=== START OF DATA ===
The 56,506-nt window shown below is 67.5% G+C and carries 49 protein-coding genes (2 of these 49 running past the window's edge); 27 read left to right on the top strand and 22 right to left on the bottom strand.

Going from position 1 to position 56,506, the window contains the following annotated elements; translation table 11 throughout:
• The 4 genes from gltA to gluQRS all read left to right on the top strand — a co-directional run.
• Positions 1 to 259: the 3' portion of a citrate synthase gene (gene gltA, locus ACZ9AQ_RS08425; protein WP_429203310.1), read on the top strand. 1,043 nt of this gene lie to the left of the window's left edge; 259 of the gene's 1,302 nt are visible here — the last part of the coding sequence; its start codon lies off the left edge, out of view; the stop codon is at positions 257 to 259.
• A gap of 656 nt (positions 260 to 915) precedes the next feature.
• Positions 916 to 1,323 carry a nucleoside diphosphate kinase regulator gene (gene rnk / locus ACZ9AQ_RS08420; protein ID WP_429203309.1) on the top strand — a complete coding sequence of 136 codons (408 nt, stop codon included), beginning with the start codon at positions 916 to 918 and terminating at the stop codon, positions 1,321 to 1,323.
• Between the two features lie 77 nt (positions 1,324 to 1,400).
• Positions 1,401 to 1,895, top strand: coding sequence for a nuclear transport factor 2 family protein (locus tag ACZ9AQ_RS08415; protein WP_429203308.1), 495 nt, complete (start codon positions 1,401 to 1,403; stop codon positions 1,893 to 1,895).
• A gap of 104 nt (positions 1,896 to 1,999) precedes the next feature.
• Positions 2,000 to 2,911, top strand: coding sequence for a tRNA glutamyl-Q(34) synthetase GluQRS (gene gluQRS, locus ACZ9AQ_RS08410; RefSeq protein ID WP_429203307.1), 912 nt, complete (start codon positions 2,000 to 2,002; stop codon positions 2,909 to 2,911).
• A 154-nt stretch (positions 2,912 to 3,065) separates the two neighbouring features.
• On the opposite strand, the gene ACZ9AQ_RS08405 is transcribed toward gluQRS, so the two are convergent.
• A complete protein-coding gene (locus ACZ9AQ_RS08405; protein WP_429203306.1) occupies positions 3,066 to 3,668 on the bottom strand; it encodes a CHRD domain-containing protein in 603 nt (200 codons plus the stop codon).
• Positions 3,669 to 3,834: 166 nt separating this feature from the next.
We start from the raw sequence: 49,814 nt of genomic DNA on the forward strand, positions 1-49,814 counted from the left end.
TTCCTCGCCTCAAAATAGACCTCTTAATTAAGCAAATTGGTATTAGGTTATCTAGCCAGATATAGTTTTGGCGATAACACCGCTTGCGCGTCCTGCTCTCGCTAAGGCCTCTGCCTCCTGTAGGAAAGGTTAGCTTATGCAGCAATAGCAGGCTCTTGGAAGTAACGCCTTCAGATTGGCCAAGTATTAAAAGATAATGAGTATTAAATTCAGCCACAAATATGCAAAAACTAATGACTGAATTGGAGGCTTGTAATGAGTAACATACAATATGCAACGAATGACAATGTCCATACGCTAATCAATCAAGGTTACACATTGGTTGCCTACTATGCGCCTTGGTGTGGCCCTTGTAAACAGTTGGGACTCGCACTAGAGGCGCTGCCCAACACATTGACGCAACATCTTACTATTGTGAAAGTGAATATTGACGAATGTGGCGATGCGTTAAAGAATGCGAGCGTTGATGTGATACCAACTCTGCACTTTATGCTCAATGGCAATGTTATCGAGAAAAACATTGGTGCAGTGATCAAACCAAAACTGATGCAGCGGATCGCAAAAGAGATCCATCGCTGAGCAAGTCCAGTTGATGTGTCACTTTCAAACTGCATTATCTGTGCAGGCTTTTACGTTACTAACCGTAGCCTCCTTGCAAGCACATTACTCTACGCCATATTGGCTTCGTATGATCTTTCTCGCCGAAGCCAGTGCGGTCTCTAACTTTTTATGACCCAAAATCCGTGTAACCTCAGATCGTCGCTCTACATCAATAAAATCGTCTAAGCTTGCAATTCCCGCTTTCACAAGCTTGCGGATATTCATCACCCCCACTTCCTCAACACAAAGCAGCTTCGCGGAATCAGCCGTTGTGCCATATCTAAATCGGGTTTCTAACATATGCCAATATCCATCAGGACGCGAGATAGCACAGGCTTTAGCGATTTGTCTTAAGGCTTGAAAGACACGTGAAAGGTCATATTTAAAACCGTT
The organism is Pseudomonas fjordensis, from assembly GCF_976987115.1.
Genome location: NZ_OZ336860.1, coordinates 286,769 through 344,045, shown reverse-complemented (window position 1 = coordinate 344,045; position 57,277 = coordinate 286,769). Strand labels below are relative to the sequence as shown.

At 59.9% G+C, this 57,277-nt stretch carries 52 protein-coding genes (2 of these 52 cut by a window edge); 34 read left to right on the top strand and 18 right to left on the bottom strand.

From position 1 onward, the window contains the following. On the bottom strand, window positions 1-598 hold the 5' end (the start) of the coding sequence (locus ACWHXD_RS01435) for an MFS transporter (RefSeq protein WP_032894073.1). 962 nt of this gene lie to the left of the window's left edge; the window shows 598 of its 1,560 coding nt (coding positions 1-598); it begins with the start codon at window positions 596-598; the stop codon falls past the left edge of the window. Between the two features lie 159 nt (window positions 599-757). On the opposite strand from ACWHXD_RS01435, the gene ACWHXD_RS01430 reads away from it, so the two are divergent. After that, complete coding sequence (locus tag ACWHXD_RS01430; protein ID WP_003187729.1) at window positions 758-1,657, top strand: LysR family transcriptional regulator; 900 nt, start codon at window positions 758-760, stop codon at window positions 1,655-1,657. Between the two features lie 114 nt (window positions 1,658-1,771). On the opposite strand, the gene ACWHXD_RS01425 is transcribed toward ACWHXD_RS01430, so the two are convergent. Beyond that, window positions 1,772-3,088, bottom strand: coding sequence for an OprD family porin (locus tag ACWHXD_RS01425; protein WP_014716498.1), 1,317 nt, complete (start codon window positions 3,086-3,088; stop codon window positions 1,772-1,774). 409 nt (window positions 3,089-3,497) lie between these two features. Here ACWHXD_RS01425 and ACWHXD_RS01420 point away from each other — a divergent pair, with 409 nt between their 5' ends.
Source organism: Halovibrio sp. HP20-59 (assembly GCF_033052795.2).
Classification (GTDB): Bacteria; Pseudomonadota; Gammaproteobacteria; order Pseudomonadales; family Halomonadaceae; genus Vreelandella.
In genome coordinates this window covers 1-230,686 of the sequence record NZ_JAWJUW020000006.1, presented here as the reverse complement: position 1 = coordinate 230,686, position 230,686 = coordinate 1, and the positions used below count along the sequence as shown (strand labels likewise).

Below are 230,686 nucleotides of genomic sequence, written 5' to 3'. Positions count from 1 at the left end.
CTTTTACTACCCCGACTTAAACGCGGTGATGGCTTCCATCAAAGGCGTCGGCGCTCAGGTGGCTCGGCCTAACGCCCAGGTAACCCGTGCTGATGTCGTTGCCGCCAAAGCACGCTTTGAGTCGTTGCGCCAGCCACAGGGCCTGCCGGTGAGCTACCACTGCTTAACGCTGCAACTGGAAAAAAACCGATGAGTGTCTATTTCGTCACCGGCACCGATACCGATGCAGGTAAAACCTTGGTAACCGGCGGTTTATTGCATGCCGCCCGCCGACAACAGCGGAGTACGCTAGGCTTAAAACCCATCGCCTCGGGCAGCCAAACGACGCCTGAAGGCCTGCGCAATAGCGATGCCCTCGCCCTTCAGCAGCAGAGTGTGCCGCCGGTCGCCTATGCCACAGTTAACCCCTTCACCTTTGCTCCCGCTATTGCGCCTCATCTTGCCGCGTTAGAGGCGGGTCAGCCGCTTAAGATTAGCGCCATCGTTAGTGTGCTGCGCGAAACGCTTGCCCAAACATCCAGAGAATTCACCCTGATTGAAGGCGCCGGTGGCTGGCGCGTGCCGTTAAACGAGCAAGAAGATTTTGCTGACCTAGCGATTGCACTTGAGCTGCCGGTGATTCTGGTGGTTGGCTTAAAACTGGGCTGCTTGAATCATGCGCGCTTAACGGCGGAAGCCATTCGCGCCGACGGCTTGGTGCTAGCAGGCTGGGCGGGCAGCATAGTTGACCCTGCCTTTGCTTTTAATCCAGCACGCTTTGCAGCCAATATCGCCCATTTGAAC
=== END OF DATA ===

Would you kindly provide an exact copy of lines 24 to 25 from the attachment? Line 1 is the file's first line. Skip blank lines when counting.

Below are 230,686 nucleotides of genomic sequence, written 5' to 3'. Positions count from 1 at the left end.
CTTTTACTACCCCGACTTAAACGCGGTGATGGCTTCCATCAAAGGCGTCGGCGCTCAGGTGGCTCGGCCTAACGCCCAGGTAACCCGTGCTGATGTCGTTGCCGCCAAAGCACGCTTTGAGTCGTTGCGCCAGCCACAGGGCCTGCCGGTGAGCTACCACTGCTTAACGCTGCAACTGGAAAAAAACCGATGAGTGTCTATTTCGTCACCGGCACCGATACCGATGCAGGTAAAACCTTGGTAACCGGCGGTTTATTGCATGCCGCCCGCCGACAACAGCGGAGTACGCTAGGCTTAAAACCCATCGCCTCGGGCAGCCAAACGACGCCTGAAGGCCTGCGCAATAGCGATGCCCTCGCCCTTCAGCAGCAGAGTGTGCCGCCGGTCGCCTATGCCACAGTTAACCCCTTCACCTTTGCTCCCGCTATTGCGCCTCATCTTGCCGCGTTAGAGGCGGGTCAGCCGCTTAAGATTAGCGCCATCGTTAGTGTGCTGCGCGAAACGCTTGCCCAAACATCCAGAGAATTCACCCTGATTGAAGGCGCCGGTGGCTGGCGCGTGCCGTTAAACGAGCAAGAAGATTTTGCTGACCTAGCGATTGCACTTGAGCTGCCGGTGATTCTGGTGGTTGGCTTAAAACTGGGCTGCTTGAATCATGCGCGCTTAACGGCGGAAGCCATTCGCGCCGACGGCTTGGTGCTAGCAGGCTGGGCGGGCAGCATAGTTGACCCTGCCTTTGCTTTTAATCCAGCACGCTTTGCAGCCAATATCGCCCATTTGAAC